Some Coton de Tulear breeders attest that the ancient Melitan dog, a small, white, spitz-type lapdog with fur, prick ears and a foxy face, depicted on Grecian vases and other artwork dating back to about 450 to 400 BC, were the dogs interbred with the Barbet in Italy around the fall of the Roman Empire and therefore is directly responsible for the Bichon breeds we know today, particularly the Maltese (due to the close proximity to the island of Malta). It is not the objective of this article to deduce which is correct, Buffon’s Spaniels, or the Melitan theory. Both could have contributed to the ancestral beginnings of many breeds.

 

The Tenerife, Bichons and the Beginnings of the Coton de Tulear

Coton Beach Madagascar
After the Coton de Reunion developed from the Bichon Tenerife, these small white dogs made their way to Madagascar and eventually became the Coton de Tulear. This photo by Adrianne Dering shows a modern Coton on the beaches of Madagascar.
 

The Bichon Tenerife is known to have come out of the diminutive version of the Barbet, assumedly the Petit Barbet, either through natural selection, selective breeding with dogs of unknown origin (feral or other dogs indigenous to busy trading ports) or a combination thereof. The Tenerife was brought over to the island of Tenerife by the Spanish, hence the name. Tenerife is part of the Canary Islands, also known as the "Isle of Dogs.” The Coton de Tulear is an ultimate descendant of the Bichon Tenerife and is considered a Bichon breed.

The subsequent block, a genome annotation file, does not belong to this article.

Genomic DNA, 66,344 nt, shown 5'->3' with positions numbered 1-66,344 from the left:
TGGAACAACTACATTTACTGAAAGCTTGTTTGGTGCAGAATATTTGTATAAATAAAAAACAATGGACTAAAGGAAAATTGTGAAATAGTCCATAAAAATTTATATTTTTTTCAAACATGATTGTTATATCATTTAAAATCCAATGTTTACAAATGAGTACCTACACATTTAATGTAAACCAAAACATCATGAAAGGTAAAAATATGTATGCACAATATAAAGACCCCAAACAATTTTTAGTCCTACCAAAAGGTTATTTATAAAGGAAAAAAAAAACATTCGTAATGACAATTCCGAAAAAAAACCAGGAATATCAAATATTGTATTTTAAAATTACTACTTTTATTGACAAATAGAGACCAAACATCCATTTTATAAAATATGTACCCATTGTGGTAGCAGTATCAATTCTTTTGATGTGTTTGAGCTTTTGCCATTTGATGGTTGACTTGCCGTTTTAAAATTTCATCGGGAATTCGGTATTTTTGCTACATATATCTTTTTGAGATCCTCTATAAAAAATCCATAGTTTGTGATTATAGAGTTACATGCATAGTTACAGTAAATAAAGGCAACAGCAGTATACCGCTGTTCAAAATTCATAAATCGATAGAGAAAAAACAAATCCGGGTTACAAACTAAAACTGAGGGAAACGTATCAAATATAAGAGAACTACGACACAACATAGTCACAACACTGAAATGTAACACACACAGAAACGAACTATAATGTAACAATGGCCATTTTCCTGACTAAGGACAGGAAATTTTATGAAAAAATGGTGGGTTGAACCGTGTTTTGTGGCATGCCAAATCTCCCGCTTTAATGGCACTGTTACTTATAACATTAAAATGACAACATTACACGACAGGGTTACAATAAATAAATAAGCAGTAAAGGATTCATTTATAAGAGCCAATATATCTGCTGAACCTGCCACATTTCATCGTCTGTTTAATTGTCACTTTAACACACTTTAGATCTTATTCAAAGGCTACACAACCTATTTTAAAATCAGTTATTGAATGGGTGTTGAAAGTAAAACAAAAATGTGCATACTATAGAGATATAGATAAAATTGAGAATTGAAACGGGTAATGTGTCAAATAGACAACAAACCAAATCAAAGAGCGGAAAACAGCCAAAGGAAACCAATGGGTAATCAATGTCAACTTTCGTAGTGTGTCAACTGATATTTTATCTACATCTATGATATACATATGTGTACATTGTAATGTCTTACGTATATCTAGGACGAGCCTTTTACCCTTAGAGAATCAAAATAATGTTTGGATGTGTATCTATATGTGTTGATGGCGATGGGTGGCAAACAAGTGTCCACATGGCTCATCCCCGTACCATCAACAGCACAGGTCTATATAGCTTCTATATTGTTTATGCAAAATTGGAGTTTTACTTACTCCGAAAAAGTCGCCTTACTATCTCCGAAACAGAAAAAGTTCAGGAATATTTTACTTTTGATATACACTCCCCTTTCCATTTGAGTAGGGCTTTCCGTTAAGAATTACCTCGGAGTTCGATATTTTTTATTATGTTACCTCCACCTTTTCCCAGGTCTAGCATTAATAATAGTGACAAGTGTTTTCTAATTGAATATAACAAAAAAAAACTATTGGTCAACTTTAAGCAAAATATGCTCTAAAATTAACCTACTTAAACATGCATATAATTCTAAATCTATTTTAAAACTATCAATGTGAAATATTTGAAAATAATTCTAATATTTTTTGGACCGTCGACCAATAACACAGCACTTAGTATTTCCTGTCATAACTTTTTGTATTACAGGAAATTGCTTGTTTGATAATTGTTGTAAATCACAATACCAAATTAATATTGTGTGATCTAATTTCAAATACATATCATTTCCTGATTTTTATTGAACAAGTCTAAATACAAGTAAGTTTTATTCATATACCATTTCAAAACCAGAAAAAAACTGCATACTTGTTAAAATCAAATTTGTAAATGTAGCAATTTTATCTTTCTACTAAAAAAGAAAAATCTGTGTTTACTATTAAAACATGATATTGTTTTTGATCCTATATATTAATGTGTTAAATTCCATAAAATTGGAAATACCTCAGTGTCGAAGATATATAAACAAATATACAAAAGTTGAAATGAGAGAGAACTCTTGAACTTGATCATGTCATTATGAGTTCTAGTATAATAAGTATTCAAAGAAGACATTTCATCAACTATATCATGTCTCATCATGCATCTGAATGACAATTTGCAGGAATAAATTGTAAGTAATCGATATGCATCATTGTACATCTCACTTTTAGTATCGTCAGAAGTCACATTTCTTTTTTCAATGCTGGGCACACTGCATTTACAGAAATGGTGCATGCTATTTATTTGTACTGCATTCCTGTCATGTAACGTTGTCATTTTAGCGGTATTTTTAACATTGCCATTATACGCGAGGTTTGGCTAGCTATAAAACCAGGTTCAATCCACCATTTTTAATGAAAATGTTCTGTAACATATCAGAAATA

Different types of "Bichons” had developed in different geographical locations. Depending on the region, each Bichon would garner a different name and a different gene pool: the Bichon Maltese from Malta, the Bichon Bolognese from Italy, the Bichon Havanese from Cuba and the Bichon Tenerife from Tenerife. Therefore, even though the Coton, the Havanese, the Maltese, the Bolognese, the Bichon Frisé and the Lowchen make up the Bichon group, genetically they are very different from each other, and the Coton, like the others, is not be considered a "cross” or "mix” between them.